Kerstin Frie: Conceptualization, Data curation, Formal analysis, Investigation, Methodology, Project administration, Visualization, Writing – original draft; Writing – review & editing. Jamie Hartmann-Boyce: Conceptualization, Methodology, Supervision, Writing – review & editing. Susan A. Jebb: Conceptualization, Methodology, Supervision, Writing – review & editing. Paul Aveyard: Conceptualization, Funding acquisition, Methodology, Supervision, Writing – review & editing.
Qualitative analysis of follow-up interviews
|Theme||Evidence synthesis||Example data|
|The intervention was a success||
Fourteen participants specifically commented on how the intervention had been a success for them. Many went on to recommend the program to friends or family, thinking that it would benefit them as well.
Participants positively differentiated the intervention from typical diets, saying that the self-regulation approach was less restrictive, allowed for more flexibility and more active involvement.
Reasons for success were plentiful. Several participants commented that the intervention helped them take control over thoughtless eating behaviour. The daily tasks helped participants refresh their motivation and focus on their goal.
Participants expressed that they liked the degree of structure, as it allowed them to flexibly make their own decisions, whilst holding them accountable to an overarching goal. Another common reason for weight loss success was that participants had gained important insights into how their body works and how their actions affect their weight.
A few participants expressed that they had been sceptical when first starting the program, as the structure and number of tasks seemed daunting. However, most found that the daily intervention tasks quickly became part of their morning routine and soon did not struggle juggling them.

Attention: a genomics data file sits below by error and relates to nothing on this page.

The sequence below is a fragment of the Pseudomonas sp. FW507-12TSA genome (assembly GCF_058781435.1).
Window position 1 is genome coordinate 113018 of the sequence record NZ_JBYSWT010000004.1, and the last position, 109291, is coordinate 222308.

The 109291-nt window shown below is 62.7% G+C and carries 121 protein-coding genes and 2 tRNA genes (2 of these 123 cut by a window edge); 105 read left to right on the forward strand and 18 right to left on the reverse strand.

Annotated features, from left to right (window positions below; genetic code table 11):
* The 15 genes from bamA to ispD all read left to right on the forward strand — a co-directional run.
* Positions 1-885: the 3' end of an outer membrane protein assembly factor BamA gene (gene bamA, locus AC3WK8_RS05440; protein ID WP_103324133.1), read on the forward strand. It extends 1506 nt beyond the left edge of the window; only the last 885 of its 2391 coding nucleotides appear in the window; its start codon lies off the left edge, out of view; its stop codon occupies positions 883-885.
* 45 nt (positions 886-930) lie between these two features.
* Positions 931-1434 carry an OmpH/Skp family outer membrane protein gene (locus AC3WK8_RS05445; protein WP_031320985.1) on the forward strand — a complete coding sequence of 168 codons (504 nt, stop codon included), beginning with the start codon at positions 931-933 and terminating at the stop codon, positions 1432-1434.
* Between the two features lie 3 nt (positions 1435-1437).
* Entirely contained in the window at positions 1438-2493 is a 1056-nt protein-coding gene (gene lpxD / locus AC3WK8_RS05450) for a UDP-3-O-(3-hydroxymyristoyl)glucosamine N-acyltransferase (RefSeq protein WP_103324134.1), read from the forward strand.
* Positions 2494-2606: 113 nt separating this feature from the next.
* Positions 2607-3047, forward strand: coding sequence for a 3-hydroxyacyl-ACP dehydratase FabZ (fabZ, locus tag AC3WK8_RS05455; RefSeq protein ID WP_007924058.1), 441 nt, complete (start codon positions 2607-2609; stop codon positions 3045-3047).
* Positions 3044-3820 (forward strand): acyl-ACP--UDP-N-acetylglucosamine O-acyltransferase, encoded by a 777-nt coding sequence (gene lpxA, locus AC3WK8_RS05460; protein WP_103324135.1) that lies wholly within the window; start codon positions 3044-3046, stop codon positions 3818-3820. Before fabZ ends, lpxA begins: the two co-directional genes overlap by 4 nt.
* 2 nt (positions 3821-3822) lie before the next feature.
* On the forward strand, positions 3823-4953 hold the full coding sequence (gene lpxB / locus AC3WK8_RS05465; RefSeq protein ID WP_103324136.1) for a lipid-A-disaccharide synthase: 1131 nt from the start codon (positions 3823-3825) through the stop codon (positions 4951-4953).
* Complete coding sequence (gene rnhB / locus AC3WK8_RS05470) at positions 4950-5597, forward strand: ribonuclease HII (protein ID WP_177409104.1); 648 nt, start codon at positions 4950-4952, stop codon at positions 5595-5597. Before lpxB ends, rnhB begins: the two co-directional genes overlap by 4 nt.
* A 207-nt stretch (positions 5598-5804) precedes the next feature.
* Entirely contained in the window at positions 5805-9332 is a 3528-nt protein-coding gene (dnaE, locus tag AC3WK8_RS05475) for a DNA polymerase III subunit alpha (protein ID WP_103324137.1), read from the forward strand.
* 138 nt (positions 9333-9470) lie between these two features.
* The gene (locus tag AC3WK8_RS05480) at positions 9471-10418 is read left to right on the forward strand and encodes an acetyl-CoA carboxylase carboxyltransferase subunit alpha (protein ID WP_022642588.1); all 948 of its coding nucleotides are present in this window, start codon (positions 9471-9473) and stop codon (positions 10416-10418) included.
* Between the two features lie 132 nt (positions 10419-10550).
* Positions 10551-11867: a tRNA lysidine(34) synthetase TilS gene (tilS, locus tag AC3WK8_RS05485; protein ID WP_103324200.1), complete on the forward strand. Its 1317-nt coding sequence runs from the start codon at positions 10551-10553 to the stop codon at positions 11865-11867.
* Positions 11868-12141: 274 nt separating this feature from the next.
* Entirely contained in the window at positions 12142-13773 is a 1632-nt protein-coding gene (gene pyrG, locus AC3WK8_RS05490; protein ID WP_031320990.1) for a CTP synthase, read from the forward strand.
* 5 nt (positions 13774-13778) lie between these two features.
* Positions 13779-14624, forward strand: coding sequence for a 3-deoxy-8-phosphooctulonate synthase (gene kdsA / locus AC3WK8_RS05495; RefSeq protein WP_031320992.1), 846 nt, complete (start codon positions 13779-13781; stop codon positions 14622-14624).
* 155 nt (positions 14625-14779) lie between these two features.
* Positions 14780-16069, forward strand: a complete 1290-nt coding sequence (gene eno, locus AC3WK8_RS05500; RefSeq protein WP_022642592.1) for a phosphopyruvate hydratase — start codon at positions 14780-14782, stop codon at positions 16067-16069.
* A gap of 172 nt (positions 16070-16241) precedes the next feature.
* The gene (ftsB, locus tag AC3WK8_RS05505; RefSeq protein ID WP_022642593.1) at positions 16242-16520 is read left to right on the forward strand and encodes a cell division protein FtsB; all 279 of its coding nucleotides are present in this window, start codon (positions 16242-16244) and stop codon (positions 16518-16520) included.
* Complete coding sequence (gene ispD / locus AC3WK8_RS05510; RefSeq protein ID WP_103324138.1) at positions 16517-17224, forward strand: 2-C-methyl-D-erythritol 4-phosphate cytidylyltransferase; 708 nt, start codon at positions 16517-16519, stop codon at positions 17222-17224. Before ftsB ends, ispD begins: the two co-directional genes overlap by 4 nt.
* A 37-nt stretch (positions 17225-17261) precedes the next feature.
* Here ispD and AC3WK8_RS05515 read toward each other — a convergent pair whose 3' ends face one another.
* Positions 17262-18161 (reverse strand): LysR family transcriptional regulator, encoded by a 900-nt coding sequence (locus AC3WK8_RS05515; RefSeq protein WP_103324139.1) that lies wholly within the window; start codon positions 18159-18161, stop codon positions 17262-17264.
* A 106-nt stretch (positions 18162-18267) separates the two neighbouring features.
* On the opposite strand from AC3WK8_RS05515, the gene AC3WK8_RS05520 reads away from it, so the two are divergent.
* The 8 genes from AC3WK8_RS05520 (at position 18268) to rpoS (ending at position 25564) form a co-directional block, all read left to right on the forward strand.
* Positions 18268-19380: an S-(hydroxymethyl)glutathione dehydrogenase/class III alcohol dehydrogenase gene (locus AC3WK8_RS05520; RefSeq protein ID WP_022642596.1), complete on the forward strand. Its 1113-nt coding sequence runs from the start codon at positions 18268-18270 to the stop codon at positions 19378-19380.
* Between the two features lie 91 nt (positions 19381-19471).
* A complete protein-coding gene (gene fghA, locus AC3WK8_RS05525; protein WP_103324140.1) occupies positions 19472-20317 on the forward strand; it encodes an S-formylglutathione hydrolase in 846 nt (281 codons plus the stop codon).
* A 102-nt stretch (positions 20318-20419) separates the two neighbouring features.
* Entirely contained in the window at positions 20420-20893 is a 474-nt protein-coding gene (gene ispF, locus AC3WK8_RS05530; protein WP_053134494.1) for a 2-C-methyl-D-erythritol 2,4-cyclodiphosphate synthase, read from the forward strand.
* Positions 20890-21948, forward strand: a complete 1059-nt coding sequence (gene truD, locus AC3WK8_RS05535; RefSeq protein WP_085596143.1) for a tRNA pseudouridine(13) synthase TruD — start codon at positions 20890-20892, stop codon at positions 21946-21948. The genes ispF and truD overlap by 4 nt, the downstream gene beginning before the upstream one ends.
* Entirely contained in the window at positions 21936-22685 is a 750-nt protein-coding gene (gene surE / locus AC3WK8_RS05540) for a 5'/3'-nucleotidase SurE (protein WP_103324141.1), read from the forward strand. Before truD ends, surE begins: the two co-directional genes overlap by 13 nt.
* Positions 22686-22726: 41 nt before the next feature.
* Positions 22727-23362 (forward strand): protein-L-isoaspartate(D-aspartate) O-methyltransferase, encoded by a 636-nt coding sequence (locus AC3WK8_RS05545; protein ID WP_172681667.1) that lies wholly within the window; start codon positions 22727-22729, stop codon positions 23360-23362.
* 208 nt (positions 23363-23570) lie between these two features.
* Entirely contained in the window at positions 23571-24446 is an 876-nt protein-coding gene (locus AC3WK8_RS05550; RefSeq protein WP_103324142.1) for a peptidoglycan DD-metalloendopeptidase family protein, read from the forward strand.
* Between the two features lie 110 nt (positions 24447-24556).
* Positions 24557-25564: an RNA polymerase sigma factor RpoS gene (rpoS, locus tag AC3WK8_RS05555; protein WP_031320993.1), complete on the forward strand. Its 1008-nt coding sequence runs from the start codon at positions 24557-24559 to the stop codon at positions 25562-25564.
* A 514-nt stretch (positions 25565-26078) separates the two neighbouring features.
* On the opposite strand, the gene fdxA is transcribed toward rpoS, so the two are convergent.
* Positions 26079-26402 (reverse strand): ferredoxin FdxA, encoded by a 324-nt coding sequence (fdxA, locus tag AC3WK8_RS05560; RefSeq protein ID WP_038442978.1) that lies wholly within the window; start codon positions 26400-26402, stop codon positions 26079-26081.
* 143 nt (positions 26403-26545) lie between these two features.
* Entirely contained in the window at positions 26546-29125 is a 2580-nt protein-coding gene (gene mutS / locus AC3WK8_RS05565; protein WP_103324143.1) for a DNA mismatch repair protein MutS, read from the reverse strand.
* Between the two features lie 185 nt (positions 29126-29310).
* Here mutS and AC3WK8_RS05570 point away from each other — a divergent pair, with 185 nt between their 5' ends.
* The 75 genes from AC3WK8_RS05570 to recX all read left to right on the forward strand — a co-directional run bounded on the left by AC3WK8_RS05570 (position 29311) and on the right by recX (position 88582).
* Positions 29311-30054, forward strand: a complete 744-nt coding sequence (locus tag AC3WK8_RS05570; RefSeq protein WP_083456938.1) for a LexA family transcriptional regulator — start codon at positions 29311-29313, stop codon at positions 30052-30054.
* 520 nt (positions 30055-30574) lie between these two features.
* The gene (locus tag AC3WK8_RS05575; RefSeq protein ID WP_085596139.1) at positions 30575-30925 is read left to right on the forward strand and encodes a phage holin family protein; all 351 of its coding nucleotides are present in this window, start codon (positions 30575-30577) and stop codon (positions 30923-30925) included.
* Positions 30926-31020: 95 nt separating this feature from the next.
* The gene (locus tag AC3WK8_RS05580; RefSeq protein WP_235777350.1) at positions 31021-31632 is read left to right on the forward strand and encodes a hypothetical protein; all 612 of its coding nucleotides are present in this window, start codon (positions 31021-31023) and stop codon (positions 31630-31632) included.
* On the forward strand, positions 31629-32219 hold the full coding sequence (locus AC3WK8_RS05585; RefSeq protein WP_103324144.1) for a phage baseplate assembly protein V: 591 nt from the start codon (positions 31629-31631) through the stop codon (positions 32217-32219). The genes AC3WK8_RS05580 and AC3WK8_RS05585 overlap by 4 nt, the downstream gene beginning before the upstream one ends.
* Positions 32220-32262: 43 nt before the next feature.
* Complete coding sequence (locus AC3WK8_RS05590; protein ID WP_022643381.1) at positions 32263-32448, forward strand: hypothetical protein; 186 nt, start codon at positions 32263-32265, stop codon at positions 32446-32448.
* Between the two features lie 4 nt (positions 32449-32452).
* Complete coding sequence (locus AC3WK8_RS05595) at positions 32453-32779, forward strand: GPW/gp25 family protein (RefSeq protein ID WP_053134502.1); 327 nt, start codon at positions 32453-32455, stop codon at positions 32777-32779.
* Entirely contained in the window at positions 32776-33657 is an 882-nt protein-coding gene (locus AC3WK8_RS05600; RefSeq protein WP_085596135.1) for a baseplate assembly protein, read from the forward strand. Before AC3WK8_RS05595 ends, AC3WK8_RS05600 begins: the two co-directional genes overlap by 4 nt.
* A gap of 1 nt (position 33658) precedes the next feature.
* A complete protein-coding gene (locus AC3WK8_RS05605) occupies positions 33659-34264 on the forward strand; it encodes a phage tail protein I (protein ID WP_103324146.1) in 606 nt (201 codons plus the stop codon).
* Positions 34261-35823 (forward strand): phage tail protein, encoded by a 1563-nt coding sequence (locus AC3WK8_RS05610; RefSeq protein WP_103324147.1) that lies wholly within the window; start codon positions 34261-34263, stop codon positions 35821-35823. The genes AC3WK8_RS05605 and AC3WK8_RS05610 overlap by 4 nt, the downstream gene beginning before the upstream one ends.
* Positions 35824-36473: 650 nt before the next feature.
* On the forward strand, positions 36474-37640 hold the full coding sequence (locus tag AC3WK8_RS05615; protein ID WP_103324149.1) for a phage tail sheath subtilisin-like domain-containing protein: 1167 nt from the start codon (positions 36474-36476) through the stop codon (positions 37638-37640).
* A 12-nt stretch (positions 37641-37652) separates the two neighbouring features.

‘It’s the first time I’ve lost weight systematically in my life […] so the program worked wonders for me’. (Male, 48)
‘I think that the, for me the attractiveness of it was that it wasn’t a prohibited diet. […] It was, you know, much more about choosing what you want to do that worked for you’. (Female, 51)
‘My thing is emotional eating or I’m bored or something like that. So my attention goes to food and I’m like oh no I’m not doing that because I’m not eating either after this time or in between meals. And that was really helpful just to kind of have that commitment’. (Female, 60)
‘I think the balance between self-regulating and structure was very good’. (Male, 48)
‘I’ve worked out what works best for me and what, sort of helps but doesn’t give the good results’. (Female, 55)
‘When I started I thought ‘Oh my God this is gonna be a nightmare’ sort of thing, you know, but all of a sudden you get in the little rota’. (Female, 80)
|Weighing and weight tracking was useful, but the optimal frequency depends on the participant||
Most participants stated that weighing themselves was an important part of the program, whether they enjoyed the process or not.
Some participants expressed that the daily frequency of weighing was helpful and necessary, because it kept them focused and motivated them to continue with their weight loss efforts.
Participants explained that the combination of weighing and action planning enhanced the usefulness of weighing, as it gave context to the weight measurement and enabled reflection on cause and effect. The study therefore changed how participants approached and made use of weight measurements.
However, participants differed in their ability to interpret day to day changes and some commented on problems with making sense of fluctuations. A few participants talked about experiencing emotional reactions to weighing. When the weight measurements indicated a lack of progress, emotions were negative, and could constitute a barrier to further progress. In these contexts, wanting to weigh less often than daily was discussed. These participants did not want to stop weighing themselves completely, as they still saw value in checking in with their weight on a regular basis. However, they considered that the detrimental effects of daily fluctuations and resulting emotions might be avoidable by weighing on a less frequent basis.
Tracking weight measurements using the app was well received. Participants spoke about how seeing their weight loss progress in a graph was motivating. They appreciated that the app was simple and easy to use. Participants wanted to continue using the app to record their weight measurements in the future.